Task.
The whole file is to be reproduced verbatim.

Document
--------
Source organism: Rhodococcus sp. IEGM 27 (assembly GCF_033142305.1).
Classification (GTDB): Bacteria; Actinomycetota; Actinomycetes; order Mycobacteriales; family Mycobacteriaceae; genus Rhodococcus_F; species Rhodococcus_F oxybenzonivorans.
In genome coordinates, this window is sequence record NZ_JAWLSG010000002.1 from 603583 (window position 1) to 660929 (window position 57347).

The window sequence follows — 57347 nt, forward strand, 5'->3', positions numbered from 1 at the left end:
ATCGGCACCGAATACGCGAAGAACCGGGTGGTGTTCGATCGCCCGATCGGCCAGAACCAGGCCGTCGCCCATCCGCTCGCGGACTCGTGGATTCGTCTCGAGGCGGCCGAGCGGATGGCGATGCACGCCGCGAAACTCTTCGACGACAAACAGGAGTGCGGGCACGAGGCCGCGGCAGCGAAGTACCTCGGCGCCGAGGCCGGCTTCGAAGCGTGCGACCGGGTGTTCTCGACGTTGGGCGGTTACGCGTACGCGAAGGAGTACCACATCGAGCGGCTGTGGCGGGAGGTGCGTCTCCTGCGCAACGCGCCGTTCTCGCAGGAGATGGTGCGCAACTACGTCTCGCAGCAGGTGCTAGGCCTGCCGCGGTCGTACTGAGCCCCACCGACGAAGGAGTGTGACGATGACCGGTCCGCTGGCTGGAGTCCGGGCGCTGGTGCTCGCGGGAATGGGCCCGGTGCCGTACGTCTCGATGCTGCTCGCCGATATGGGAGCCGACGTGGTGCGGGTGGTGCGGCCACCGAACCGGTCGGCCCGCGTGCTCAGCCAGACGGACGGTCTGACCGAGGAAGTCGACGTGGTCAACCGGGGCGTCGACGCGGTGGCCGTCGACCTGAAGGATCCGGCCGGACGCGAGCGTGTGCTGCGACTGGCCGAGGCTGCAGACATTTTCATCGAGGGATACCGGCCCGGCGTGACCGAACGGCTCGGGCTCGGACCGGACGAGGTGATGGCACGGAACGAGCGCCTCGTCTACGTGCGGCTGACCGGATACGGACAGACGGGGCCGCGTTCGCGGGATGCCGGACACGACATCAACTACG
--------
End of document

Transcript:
Source organism: Rhodococcus sp. IEGM 27 (assembly GCF_033142305.1).
Classification (GTDB): Bacteria; Actinomycetota; Actinomycetes; order Mycobacteriales; family Mycobacteriaceae; genus Rhodococcus_F; species Rhodococcus_F oxybenzonivorans.
In genome coordinates, this window is sequence record NZ_JAWLSG010000002.1 from 603583 (window position 1) to 660929 (window position 57347).

The window sequence follows — 57347 nt, forward strand, 5'->3', positions numbered from 1 at the left end:
ATCGGCACCGAATACGCGAAGAACCGGGTGGTGTTCGATCGCCCGATCGGCCAGAACCAGGCCGTCGCCCATCCGCTCGCGGACTCGTGGATTCGTCTCGAGGCGGCCGAGCGGATGGCGATGCACGCCGCGAAACTCTTCGACGACAAACAGGAGTGCGGGCACGAGGCCGCGGCAGCGAAGTACCTCGGCGCCGAGGCCGGCTTCGAAGCGTGCGACCGGGTGTTCTCGACGTTGGGCGGTTACGCGTACGCGAAGGAGTACCACATCGAGCGGCTGTGGCGGGAGGTGCGTCTCCTGCGCAACGCGCCGTTCTCGCAGGAGATGGTGCGCAACTACGTCTCGCAGCAGGTGCTAGGCCTGCCGCGGTCGTACTGAGCCCCACCGACGAAGGAGTGTGACGATGACCGGTCCGCTGGCTGGAGTCCGGGCGCTGGTGCTCGCGGGAATGGGCCCGGTGCCGTACGTCTCGATGCTGCTCGCCGATATGGGAGCCGACGTGGTGCGGGTGGTGCGGCCACCGAACCGGTCGGCCCGCGTGCTCAGCCAGACGGACGGTCTGACCGAGGAAGTCGACGTGGTCAACCGGGGCGTCGACGCGGTGGCCGTCGACCTGAAGGATCCGGCCGGACGCGAGCGTGTGCTGCGACTGGCCGAGGCTGCAGACATTTTCATCGAGGGATACCGGCCCGGCGTGACCGAACGGCTCGGGCTCGGACCGGACGAGGTGATGGCACGGAACGAGCGCCTCGTCTACGTGCGGCTGACCGGATACGGACAGACGGGGCCGCGTTCGCGGGATGCCGGACACGACATCAACTACG